Based on the biostratigraphic dating carried out by Cortés [2018, 2020, 2021], Figure 13 shows the spatial distribution of the subaqueous emission centers that change along time. The volcanism mostly focused on the Teruel Fault Zone during the Early and earliest Middle Jurassic, being sporadically recorded towards the Caudiel Fault Zone, such as the volcanic episodes V3, V4, and V11 (Figure 13).
This spatial distribution changed during the Middle Jurassic. The active volcanism migrated southeastward from the Teruel Fault Zone to the Caudiel Fault Zone during the emplacement of the volcanic episode V12 (Aalenian–Bajocian, Concavum–Discites, boundary in age).
Then, the volcanism migrated southwards from the Caudiel Fault Zone to the Alcublas Fault Zone. It is not until the uppermost Laeviuscula Zone or the Laeviuscula–Propinquans zonal boundary that the Alcublas Fault Zone underwent magmatic activity with the emission of the volcanic episode V13, which appears solely arranged along this fault zone (Figure 13).
5.3. Geodynamic context of the Jurassic magmatism within the Iberian Range
Intraplate magmatism is, in principle, hard to explain within the frame of plate tectonics [Farnetani and Hofmann 2011; Lee and Grand 2012]. There is general agreement that intraplate volcanism is triggered by decompression melting and related to deep mantle processes—plumes (hotspots)—, although perhaps not as deep as initially thought [Foulger and Natland 2003], or off-axis magmatism.
The volcanism recorded in the Iberian Range meets a number of requests on the specifics of hotspots and off-axis magmatism, such as intraplate setting, basalts enriched in incompatible elements (e.g., Perfit and Davidson ), or magmatic crustal penetration controlled by crustal structures such as fault systems [e.g., Mutschler et al. 1998].
Typical off-axis magmatism develops over oceanic crust on the faulted flanks of mid-ocean ridges [e.g., Sohn and Sims 2005; Canales et al. 2012; Toomey 2012; Carbotte et al. 2012, 2016; Choi et al. 2021]. Off-axis magmatism has been reported as occurring up to 20 km beyond the ridge axis in the East Pacific Rise [Turner et al. 2011], up to 40 km in the Gulf of Aden [Guillard et al. 2021], or by more than 200 km in the volcanic fields of the Kamar-Daban, the Udokan and the Vitim Plateau [Yang et al. 2018].
Longer distances than those mentioned could undoubtedly separate the studied area from the Ligurian mid-ocean ridge. Moreover, the studied area locates over the rifted continental crust. This suggests that the Jurassic volcanism of the Iberian Range might be originated from hotspot magmatism (Figure 1). The Iberian magmatic region, located at the junction between the Betic and Ligurian basins, constituted a zone of diffuse continental extension that recorded distributed phases of rift until Late Cretaceous times [Angrand et al. 2020]. This scenario, also supported by Van Wees et al.  for the Pliensbachian–Toarcian interval, could have encouraged the rise and extrusion of magma. The lack of magmatism during the second Mesozoic Iberian rifting stage—from the Callovian–Oxfordian boundary [Gómez et al. 2019] or the latest Oxfordian [Salas and Casas 1993; Salas et al. 2001; Sánchez-Moya and Sopeña 2004] to the Albian—could be tentatively explained by magmatic chamber depletion. However, it is somewhat paradoxical that magmatism was present in the Iberian Basin during a generally agreed inter-rifting stage.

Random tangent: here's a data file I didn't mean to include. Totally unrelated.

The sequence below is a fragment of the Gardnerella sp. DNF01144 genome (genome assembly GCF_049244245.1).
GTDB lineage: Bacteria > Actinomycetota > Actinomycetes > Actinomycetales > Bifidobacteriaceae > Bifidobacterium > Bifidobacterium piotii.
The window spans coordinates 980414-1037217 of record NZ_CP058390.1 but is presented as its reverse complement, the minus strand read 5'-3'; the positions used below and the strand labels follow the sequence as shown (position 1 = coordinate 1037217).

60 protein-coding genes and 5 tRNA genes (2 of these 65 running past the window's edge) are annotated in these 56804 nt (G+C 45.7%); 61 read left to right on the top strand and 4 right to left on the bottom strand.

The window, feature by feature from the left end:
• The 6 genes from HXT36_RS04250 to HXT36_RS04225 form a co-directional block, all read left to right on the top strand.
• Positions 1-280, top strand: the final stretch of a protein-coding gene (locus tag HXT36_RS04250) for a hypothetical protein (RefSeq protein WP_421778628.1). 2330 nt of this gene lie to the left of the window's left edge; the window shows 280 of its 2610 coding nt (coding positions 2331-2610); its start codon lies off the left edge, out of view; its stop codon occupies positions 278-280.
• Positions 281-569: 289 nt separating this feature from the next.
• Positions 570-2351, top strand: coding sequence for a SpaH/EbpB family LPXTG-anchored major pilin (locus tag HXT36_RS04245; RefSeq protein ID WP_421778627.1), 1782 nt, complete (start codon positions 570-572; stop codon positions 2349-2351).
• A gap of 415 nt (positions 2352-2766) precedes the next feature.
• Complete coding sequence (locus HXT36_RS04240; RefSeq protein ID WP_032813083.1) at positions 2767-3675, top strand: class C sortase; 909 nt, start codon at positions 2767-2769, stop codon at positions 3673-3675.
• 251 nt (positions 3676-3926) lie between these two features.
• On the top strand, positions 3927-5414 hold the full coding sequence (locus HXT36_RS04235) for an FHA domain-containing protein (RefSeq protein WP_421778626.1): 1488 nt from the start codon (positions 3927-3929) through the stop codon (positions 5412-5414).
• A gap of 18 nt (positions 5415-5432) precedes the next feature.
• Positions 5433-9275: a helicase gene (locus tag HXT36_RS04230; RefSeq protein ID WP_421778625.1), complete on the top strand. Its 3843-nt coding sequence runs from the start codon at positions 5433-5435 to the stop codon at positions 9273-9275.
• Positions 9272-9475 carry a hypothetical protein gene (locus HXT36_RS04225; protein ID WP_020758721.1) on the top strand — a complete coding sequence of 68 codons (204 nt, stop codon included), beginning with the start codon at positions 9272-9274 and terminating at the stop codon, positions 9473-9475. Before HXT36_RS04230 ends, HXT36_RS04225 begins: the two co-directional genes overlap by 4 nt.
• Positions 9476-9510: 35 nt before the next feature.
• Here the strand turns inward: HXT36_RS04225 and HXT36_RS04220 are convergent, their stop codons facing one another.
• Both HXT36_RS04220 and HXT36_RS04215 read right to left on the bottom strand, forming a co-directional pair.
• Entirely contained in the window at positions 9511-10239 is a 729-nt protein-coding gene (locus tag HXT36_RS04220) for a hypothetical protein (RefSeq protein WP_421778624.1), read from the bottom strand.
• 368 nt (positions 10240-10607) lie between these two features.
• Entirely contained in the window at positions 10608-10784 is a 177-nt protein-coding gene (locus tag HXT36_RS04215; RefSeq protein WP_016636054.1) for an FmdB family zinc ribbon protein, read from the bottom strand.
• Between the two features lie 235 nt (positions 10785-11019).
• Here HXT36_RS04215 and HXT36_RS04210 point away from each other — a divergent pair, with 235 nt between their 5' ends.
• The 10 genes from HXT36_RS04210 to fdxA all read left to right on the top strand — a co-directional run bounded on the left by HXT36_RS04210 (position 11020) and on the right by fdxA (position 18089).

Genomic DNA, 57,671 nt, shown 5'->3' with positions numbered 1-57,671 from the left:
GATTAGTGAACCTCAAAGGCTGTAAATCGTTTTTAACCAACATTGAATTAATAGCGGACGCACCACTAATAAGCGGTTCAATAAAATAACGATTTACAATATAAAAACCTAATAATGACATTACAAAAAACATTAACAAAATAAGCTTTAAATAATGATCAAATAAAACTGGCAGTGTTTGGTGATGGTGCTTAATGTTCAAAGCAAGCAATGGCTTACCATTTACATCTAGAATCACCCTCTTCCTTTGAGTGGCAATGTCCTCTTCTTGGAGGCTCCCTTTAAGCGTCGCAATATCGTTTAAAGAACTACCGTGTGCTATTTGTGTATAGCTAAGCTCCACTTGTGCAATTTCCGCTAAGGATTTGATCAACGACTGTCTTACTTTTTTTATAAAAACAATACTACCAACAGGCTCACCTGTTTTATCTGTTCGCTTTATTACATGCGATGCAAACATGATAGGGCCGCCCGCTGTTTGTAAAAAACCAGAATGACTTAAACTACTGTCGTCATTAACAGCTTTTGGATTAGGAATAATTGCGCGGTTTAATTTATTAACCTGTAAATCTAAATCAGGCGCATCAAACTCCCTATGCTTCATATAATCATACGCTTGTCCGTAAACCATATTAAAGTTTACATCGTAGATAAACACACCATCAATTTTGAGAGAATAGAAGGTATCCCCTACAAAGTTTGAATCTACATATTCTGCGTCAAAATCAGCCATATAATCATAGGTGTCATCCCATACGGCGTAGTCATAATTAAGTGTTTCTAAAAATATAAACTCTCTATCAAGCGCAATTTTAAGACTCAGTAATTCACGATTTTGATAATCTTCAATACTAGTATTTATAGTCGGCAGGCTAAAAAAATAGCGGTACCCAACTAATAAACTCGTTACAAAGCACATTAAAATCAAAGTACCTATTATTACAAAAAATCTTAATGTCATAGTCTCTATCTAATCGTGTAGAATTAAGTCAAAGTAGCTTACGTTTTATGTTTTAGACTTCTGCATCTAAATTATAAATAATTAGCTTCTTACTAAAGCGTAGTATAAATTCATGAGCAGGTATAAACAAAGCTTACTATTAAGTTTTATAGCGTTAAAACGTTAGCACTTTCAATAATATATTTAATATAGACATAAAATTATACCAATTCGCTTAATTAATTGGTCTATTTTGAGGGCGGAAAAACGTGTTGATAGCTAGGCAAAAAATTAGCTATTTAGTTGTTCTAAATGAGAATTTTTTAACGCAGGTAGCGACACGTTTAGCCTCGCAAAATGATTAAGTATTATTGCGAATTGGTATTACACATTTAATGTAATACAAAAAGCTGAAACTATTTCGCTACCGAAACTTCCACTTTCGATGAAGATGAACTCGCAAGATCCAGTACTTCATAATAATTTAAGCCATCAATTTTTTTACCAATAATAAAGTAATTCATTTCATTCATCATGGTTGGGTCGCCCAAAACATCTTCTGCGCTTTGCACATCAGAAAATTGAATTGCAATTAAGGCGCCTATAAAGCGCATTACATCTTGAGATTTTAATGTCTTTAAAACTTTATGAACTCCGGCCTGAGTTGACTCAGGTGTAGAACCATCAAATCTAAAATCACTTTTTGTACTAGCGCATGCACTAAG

Using biochronostratigraphic methods applied in sediments hosting volcanic bodies to date volcanic events is effective when there is a good record of fossils with chronostratigraphic value, such as ammonites. The results can be applied to other problematic dating cases or to double-check for existing dating. It is essential to keep in mind that some volcanic levels might not match exactly with any volcanic event but that they would have been eroded from the prime accumulation and redeposited on younger substrates than those in which they were primarily stored.
The implementation of field criteria as tools for the identification of primary volcanic accumulations has made it possible to establish a reliable time interval for the Jurassic volcanism (ca. 20 Ma) in the southeastern Iberian Range, at zone or even subzone ammonite scale: from the early Pliensbachian (Jamesoni Zone or later) to the early Bajocian (uppermost Laeviuscula Zone or Laeviuscula–Propinquans zonal boundary). It unlocked the possibility to discuss the spatio-temporal migration of active volcanism at the scale of the study area.
Through precise dating of volcanic episodes, it can be observed that the timing of magmatic eruptions was not simultaneous in the three Fault Zones affecting the area. Exceptionally, the emission of volcanic products becomes synchronous in two of them. Furthermore, what has been noticed is that the volcanic outcrops are shown grouped around preferred locations that change over time. Firstly, it shifted towards the southeast from the Teruel Fault Zone to the Caudiel Fault Zone around the Aalenian–Bajocian boundary and then southward (or towards the SSW) from the Caudiel Fault Zone to the Alcublas Fault Zone around the early Bajocian (uppermost Laeviuscula Zone or Laeviuscula–Propinquans zonal boundary).
Conflicts of interest
The author has no conflict of interest to declare.
Thanks to Antonio Goy Goy, Sixto Fernández López, and José Sandoval Gabarrón for the taxonomic determination of the brachiopod and ammonite specimens referred in this work. The author would like to thank the useful comments, suggestions, and revisions of Emmanuel Masini and two anonymous reviewers, which contributed to a much improved paper. The careful editorial handling of Michel Campillo is greatly appreciated.